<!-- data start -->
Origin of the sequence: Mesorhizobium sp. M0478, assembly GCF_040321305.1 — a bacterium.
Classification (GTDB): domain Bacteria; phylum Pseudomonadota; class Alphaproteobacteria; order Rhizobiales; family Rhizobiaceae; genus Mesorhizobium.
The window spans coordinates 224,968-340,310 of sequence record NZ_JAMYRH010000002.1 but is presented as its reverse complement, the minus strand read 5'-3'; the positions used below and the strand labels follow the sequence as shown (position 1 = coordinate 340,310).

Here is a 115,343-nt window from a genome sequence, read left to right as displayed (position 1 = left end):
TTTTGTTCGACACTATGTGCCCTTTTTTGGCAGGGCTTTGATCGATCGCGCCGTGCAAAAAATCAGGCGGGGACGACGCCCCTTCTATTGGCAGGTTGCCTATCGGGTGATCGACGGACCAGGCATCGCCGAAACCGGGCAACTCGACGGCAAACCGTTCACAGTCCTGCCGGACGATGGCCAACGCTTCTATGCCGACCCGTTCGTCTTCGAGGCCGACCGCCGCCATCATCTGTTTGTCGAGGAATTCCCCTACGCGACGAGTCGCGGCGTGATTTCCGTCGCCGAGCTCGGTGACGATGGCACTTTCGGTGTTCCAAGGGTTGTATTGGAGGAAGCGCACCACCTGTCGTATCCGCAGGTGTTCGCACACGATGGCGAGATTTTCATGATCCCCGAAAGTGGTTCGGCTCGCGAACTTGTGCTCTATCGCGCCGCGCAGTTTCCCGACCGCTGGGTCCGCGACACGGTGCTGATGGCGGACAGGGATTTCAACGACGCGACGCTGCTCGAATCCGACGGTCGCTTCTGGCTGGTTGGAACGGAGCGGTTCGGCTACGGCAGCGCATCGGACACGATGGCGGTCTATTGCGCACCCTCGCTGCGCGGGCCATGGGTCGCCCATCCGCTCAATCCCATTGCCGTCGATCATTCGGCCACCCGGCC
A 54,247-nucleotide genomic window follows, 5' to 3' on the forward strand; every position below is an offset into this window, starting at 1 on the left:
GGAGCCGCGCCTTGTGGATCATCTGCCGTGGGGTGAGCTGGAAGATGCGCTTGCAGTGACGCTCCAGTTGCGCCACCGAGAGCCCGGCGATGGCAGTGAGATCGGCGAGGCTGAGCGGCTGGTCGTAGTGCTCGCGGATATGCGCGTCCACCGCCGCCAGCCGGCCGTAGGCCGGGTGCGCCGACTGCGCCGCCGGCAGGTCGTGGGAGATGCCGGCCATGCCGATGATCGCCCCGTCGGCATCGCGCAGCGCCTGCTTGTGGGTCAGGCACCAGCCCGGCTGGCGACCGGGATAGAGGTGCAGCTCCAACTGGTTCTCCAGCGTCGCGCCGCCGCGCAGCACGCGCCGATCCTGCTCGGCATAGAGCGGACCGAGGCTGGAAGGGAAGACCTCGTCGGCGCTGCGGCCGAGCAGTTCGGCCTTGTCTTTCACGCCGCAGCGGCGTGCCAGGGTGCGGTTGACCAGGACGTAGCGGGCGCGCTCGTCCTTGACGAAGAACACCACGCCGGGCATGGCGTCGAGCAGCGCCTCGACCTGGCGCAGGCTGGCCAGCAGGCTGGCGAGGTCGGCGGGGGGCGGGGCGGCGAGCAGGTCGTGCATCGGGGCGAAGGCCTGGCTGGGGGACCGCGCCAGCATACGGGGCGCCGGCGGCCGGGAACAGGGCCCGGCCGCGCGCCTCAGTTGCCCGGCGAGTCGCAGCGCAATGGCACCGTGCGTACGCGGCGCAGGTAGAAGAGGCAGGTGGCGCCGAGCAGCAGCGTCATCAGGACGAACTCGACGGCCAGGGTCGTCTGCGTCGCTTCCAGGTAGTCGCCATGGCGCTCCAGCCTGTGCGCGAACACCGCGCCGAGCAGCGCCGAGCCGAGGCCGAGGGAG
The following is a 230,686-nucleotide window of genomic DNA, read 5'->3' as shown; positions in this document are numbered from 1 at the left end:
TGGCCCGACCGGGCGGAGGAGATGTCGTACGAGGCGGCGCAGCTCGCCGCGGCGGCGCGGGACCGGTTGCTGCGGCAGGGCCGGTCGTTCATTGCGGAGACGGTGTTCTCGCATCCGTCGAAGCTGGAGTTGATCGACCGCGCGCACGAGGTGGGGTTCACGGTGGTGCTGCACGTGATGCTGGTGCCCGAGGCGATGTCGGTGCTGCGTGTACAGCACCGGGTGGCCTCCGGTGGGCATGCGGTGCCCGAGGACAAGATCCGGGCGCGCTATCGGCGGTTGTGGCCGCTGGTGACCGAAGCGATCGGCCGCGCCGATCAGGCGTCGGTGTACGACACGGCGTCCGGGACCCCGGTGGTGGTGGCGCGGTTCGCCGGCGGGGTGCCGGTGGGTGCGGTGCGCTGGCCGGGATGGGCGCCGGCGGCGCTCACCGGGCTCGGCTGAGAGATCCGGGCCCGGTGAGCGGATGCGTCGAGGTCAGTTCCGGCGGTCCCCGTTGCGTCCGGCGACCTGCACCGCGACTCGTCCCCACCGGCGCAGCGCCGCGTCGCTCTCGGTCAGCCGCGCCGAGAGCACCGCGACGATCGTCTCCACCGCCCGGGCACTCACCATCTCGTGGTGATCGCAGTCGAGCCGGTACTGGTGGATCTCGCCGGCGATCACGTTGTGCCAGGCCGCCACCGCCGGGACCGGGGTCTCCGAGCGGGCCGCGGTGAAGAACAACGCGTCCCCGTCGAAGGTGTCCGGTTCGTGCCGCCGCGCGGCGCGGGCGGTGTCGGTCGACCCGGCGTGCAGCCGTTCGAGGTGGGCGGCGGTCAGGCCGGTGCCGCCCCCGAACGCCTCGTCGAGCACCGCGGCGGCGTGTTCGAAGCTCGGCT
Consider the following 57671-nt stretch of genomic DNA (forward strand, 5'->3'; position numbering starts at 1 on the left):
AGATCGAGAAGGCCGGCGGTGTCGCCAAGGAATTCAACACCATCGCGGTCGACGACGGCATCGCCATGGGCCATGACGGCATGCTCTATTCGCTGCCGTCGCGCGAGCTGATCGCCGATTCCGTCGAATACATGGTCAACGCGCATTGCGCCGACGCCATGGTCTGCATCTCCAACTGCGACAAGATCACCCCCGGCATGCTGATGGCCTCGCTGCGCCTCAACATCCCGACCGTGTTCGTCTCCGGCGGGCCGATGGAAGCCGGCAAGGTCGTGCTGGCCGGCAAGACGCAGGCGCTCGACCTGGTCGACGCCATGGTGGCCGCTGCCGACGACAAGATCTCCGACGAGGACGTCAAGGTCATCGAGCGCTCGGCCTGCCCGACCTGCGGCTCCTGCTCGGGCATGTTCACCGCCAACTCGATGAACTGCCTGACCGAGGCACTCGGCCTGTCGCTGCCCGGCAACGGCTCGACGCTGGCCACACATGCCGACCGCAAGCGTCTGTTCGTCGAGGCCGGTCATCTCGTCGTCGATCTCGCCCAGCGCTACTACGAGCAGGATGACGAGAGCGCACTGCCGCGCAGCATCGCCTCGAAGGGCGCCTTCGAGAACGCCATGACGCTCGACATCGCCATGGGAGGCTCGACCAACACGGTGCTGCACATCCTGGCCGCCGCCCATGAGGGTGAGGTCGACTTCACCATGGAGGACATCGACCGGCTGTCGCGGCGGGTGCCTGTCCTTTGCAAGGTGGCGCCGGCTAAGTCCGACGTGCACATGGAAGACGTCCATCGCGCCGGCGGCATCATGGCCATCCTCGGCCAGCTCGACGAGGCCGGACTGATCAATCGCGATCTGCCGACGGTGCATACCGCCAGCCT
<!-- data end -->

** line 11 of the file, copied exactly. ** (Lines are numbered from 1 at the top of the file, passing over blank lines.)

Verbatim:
AGATCGAGAAGGCCGGCGGTGTCGCCAAGGAATTCAACACCATCGCGGTCGACGACGGCATCGCCATGGGCCATGACGGCATGCTCTATTCGCTGCCGTCGCGCGAGCTGATCGCCGATTCCGTCGAATACATGGTCAACGCGCATTGCGCCGACGCCATGGTCTGCATCTCCAACTGCGACAAGATCACCCCCGGCATGCTGATGGCCTCGCTGCGCCTCAACATCCCGACCGTGTTCGTCTCCGGCGGGCCGATGGAAGCCGGCAAGGTCGTGCTGGCCGGCAAGACGCAGGCGCTCGACCTGGTCGACGCCATGGTGGCCGCTGCCGACGACAAGATCTCCGACGAGGACGTCAAGGTCATCGAGCGCTCGGCCTGCCCGACCTGCGGCTCCTGCTCGGGCATGTTCACCGCCAACTCGATGAACTGCCTGACCGAGGCACTCGGCCTGTCGCTGCCCGGCAACGGCTCGACGCTGGCCACACATGCCGACCGCAAGCGTCTGTTCGTCGAGGCCGGTCATCTCGTCGTCGATCTCGCCCAGCGCTACTACGAGCAGGATGACGAGAGCGCACTGCCGCGCAGCATCGCCTCGAAGGGCGCCTTCGAGAACGCCATGACGCTCGACATCGCCATGGGAGGCTCGACCAACACGGTGCTGCACATCCTGGCCGCCGCCCATGAGGGTGAGGTCGACTTCACCATGGAGGACATCGACCGGCTGTCGCGGCGGGTGCCTGTCCTTTGCAAGGTGGCGCCGGCTAAGTCCGACGTGCACATGGAAGACGTCCATCGCGCCGGCGGCATCATGGCCATCCTCGGCCAGCTCGACGAGGCCGGACTGATCAATCGCGATCTGCCGACGGTGCATACCGCCAGCCT